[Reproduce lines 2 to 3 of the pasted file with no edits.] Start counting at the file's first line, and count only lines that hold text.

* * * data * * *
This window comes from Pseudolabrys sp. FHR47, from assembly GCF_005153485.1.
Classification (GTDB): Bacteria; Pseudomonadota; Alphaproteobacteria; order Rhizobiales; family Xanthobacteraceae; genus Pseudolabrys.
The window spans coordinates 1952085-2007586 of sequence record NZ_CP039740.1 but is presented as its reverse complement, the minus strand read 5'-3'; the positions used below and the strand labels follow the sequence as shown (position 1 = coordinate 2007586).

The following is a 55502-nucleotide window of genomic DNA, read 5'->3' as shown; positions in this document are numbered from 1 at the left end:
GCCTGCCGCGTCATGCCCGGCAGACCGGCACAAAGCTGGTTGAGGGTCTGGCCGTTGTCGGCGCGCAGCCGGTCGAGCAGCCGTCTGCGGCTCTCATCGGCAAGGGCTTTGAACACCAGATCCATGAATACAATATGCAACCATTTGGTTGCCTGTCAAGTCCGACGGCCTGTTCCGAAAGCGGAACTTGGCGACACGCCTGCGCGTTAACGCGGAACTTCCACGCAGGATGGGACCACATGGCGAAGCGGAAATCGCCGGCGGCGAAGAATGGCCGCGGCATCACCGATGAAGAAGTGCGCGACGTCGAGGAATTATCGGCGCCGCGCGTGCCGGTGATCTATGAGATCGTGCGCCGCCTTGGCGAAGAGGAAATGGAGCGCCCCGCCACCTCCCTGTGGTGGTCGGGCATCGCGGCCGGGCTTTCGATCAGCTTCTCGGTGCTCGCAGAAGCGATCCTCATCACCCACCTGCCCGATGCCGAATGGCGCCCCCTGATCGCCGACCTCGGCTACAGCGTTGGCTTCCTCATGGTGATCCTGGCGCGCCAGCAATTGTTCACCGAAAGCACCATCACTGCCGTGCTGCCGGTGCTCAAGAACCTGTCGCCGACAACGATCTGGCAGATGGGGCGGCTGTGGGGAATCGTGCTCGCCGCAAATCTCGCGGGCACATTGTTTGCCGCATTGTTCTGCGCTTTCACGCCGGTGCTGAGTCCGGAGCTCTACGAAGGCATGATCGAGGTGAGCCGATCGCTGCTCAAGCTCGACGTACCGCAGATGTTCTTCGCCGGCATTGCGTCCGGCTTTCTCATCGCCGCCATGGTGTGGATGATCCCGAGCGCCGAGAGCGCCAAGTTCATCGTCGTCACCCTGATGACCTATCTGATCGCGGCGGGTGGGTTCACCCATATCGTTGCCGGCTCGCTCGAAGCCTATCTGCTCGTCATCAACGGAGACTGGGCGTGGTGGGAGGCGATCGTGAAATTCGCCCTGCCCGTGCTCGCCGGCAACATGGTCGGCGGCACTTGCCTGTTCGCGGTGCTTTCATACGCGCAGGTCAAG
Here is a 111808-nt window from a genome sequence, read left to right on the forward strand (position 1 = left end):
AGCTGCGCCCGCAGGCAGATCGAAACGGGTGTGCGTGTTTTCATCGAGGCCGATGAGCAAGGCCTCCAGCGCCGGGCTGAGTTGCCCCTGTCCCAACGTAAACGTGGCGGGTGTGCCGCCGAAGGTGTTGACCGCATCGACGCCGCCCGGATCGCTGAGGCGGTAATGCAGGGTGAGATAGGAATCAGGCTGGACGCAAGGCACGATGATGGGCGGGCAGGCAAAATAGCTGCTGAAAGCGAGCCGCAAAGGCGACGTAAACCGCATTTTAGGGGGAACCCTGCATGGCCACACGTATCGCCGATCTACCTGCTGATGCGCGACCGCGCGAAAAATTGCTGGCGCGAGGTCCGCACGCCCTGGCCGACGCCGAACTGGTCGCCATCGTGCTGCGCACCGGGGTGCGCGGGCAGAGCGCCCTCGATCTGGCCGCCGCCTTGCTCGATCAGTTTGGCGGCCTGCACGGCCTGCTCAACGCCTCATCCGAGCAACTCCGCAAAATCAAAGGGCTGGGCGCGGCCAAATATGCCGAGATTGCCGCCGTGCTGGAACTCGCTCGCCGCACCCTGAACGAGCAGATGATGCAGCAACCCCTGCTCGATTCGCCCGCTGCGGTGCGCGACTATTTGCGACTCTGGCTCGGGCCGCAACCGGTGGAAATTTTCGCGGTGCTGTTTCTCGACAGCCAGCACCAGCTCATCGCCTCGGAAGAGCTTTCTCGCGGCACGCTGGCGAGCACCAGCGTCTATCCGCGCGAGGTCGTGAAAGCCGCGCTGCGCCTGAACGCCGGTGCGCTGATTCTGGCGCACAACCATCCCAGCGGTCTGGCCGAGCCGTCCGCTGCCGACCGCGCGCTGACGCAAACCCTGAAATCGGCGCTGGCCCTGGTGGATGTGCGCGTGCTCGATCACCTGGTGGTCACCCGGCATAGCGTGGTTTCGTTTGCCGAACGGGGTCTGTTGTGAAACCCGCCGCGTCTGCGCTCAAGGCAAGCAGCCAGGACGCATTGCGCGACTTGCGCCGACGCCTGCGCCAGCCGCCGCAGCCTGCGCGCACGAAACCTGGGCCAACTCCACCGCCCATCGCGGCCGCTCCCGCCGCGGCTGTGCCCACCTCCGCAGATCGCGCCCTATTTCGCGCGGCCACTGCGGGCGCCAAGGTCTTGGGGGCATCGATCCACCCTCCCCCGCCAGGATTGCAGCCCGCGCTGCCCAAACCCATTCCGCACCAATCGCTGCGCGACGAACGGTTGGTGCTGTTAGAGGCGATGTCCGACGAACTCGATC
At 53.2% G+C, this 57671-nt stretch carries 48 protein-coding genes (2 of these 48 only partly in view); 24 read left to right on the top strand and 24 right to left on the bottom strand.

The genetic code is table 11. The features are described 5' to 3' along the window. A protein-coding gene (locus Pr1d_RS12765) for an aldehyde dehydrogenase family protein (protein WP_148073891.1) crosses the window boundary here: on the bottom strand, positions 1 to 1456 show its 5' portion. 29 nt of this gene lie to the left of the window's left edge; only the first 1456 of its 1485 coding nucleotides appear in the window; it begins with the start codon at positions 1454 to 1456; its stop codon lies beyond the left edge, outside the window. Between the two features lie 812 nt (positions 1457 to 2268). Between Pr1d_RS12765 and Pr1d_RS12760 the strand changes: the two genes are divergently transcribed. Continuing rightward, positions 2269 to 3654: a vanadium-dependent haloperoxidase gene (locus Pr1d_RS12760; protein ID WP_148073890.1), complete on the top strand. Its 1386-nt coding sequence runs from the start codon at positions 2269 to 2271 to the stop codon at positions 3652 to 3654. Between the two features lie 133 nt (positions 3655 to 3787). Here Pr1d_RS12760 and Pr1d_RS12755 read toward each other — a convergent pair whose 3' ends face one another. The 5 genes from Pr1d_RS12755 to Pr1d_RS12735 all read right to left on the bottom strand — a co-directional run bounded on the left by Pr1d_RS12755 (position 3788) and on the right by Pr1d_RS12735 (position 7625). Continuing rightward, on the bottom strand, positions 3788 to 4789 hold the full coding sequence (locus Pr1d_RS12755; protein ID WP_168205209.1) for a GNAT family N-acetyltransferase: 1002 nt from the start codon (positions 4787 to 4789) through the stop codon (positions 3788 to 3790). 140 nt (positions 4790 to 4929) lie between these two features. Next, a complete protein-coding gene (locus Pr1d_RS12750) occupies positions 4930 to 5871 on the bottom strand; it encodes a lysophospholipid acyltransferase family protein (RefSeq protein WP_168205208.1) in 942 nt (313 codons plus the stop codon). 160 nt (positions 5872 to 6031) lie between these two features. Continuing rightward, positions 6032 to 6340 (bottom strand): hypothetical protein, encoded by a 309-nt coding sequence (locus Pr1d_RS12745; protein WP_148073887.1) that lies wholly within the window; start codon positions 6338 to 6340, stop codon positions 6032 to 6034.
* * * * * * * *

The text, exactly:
Classification (GTDB): Bacteria; Pseudomonadota; Alphaproteobacteria; order Rhizobiales; family Xanthobacteraceae; genus Pseudolabrys.
The window spans coordinates 1952085-2007586 of sequence record NZ_CP039740.1 but is presented as its reverse complement, the minus strand read 5'-3'; the positions used below and the strand labels follow the sequence as shown (position 1 = coordinate 2007586).